‘The Post’: Press felt freedom but faced risk, just like the widow finding herself in charge
This Steven Spielberg flashback to tumultuous times of government transparency and freedom of the press as hot-button issues is not only a nostalgic and cautionary rewind, but a haunting reflection of where we find ourselves today. Before it broke Watergate, The Washington Post (“The Post” of the title) found itself on the edge of extinction in the wake of the publisher’s suicide and his widow’s struggles against a chauvinistic landscape and lure of corporate cash.
As dire as that all may sound, the core of “The Post” concerns itself more with journalistic integrity and the onus to inform the public. Shades of “All the President’s Men” (1976) and “Spotlight” (2015) run deeper than just sheer thematic similarity – there’s an actual blood tie in Josh Singer, an Oscar winner for “Spotlight” who partners with Liz Hannah on the “Post” script, and the Watergate break-in, the source of much journalistic scrutiny in “All the President’s Men,” is where “The Post” so poetically ends. Both “Presidents’s Men” and “Post” prominently feature legendary Washington Post editor Ben Bradlee who, no matter who’s playing him, commands the newsroom with dignity and a wry dash of tough love. In the 1976 film he’s played with gruff, stoic smoldering by Jason Robards, who rightly won an Oscar for the portrayal; in Spielberg’s prequel of sorts, he’s played with equal effectiveness by the affable Tom Hanks. The Hanks Bradlee soaks up more screen time, but, like Robards, the two-time Oscar winner is blessed with a meticulous script and a top-notch cast to play off – an embarrassment of riches, if ever there was one.
The journalistic rubbing point in “The Post” surrounds the Pentagon Papers, documents showing U.S. involvement in Vietnam since the end of the World War II as commissioned by Defense Secretary Robert McNamara (Bruce Greenwood). We begin in the jungles of the war-torn country following the journeys of a Rand Corp. employee (Matthew Rhys as Daniel Ellsberg) working on the report, who years later, disillusioned, leaks it to The New York Times. The Times splashes portions of the massive, damning repot across the front page and is subsequently muffled by a cease-and-desist order by the Nixon administration, which is where Bradlee and his team decide to jump in. If the Times can’t finish revealing the covert manipulations in Southeast Asia to the public, surely someone should. The question becomes how to obtain the papers and circumvent Nixon’s legal firewall.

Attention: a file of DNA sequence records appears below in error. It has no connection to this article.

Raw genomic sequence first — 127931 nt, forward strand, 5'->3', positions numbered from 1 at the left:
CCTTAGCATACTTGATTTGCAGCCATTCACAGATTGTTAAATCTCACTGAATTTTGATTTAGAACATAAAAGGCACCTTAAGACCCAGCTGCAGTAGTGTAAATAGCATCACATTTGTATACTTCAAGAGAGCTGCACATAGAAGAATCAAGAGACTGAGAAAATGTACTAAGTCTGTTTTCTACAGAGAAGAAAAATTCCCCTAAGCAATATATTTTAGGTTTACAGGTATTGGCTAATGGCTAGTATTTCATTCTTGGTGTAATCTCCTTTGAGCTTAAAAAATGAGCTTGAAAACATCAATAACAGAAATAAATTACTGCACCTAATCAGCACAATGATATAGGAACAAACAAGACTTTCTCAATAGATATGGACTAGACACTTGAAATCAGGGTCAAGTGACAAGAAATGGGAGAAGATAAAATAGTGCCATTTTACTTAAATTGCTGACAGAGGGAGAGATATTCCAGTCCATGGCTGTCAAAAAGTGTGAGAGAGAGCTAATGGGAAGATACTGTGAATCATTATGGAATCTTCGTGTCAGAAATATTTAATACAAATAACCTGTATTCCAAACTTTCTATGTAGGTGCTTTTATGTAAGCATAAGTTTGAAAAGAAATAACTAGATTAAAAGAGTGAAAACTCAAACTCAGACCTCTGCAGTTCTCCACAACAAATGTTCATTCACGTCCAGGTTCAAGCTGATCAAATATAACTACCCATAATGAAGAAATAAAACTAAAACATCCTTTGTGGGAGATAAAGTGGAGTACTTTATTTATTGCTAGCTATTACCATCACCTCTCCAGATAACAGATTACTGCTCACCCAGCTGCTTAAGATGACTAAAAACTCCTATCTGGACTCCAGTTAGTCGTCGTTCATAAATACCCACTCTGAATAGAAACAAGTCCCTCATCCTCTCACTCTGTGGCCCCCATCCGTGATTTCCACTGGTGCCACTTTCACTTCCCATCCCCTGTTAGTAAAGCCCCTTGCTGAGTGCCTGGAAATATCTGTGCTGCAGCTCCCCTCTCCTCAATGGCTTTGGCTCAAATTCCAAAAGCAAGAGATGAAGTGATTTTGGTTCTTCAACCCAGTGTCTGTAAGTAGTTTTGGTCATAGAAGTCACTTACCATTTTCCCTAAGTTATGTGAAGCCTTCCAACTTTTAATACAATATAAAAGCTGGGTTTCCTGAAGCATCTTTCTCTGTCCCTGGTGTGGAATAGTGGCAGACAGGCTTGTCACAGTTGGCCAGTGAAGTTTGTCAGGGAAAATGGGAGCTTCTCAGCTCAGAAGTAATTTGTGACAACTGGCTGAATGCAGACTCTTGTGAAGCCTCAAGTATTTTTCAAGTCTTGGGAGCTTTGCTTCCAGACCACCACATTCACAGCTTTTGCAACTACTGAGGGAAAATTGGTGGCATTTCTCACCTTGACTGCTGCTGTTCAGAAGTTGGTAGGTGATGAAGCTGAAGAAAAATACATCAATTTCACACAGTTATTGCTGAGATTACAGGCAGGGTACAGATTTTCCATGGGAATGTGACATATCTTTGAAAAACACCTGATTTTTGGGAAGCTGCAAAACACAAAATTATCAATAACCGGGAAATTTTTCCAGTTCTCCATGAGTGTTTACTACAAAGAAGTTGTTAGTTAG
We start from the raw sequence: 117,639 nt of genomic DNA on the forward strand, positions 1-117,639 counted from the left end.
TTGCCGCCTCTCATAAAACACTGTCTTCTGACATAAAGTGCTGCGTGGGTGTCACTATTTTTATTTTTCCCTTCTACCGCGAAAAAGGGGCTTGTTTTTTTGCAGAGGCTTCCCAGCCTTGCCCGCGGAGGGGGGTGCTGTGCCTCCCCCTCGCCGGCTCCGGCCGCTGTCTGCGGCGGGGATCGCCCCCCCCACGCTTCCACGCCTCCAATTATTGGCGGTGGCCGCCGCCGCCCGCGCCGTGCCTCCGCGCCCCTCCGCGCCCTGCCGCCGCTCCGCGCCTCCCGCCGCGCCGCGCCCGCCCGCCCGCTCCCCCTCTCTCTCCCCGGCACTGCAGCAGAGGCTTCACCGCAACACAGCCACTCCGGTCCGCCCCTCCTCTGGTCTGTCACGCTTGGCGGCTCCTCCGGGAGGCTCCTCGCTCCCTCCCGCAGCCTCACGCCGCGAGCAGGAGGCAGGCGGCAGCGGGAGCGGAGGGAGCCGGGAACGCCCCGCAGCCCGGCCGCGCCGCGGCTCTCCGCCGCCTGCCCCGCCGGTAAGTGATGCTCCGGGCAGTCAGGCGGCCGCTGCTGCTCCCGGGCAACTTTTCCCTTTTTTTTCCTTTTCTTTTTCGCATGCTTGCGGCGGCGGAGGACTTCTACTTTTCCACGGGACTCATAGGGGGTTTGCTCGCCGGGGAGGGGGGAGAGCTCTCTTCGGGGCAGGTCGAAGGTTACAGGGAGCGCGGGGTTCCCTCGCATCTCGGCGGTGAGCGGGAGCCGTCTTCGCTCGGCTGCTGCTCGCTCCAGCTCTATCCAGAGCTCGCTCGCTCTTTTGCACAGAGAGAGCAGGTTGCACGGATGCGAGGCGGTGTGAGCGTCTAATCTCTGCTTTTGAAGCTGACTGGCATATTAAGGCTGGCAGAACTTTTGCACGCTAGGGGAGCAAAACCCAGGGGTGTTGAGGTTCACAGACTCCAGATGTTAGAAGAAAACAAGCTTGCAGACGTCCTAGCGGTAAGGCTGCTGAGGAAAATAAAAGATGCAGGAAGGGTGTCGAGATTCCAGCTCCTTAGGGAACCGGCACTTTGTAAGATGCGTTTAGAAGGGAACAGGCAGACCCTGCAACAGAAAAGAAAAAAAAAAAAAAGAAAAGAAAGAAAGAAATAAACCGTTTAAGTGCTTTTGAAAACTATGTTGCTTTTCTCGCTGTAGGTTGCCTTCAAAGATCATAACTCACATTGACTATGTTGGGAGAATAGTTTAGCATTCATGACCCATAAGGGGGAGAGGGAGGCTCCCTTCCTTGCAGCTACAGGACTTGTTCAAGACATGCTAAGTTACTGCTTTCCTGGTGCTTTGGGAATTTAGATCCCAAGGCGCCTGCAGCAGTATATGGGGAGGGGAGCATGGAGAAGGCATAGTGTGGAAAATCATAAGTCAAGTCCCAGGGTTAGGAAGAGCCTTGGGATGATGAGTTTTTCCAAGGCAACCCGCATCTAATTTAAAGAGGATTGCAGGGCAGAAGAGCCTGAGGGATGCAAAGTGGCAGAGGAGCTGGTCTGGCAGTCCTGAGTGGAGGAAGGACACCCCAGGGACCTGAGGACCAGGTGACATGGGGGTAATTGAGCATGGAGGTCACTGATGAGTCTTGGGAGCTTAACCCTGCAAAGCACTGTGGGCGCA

Opposite Hanks, Meryl Streep plays widow Katharine Graham, who’s well steeped in affluence, decorum and afternoon tea but determined to make a go of it as the head of the paper. The relationship between editor and owner is respectful personally and professionally, with Graham seeking Bradlee’s input in the navigation of the paper and its fiscal future. Bradlee, on the other hand, want Graham to leverage her friendship with McNamara to get inside scoops – the time is 1971 and McNamara, who served on the Kennedy and Johnson administrations, has entered nongovernmental life and moves in her D.C. social circles. The subtle jockeying by all three becomes a most civil parlor game, telling of an era when media were far too cozy with their subjects to justifiably claim objectivity.
Given the leads, the director and the writers, there’s plenty of Oscar timber to be hewed in “The Post,” and yes, all the above are worthy. But there’s also a great supporting cast, including Bob Odenkirk (from the series “Better Call Saul”) as Ben Bagdikian, Bradlee’s somber, relentless foot soldier who tracks down the papers, and Greenwood. The scene where McNamara is civilly pressed about his Vietnam decisions by Graham after a yacht christening come poetically close to what Errol Morris extracted from the former secretary of defense in the Academy Award-winning documentary, “The Fog of War” (2003).
In the denouement, the decision to print or not is tethered to a possible corporate deal. The impact of one on the other – doing the right thing journalistically and ensuring the paper’s survivability – is complicated, and it’s incredible, looking back, at just how much lead time folks needed to gear up for press time and the intricate manual process of making copy and publishing. The final frames tying into Watergate should give audience members who remember the time feelings of both nostalgia and disgust, considering the abuses of power about to be unearthed. As Robert Mueller digs into our current administration’s alleged misdoings, we can only hope there are journalists willing to work this hard and take such risks to tell people the truth.
Tom Meek is a writer living in Cambridge. His reviews, essays, short stories and articles have appeared in the WBUR ARTery, The Boston Phoenix, The Boston Globe, The Rumpus, The Charleston City Paper and SLAB literary journal. Tom is also a member of the Boston Society of Film Critics and rides his bike everywhere.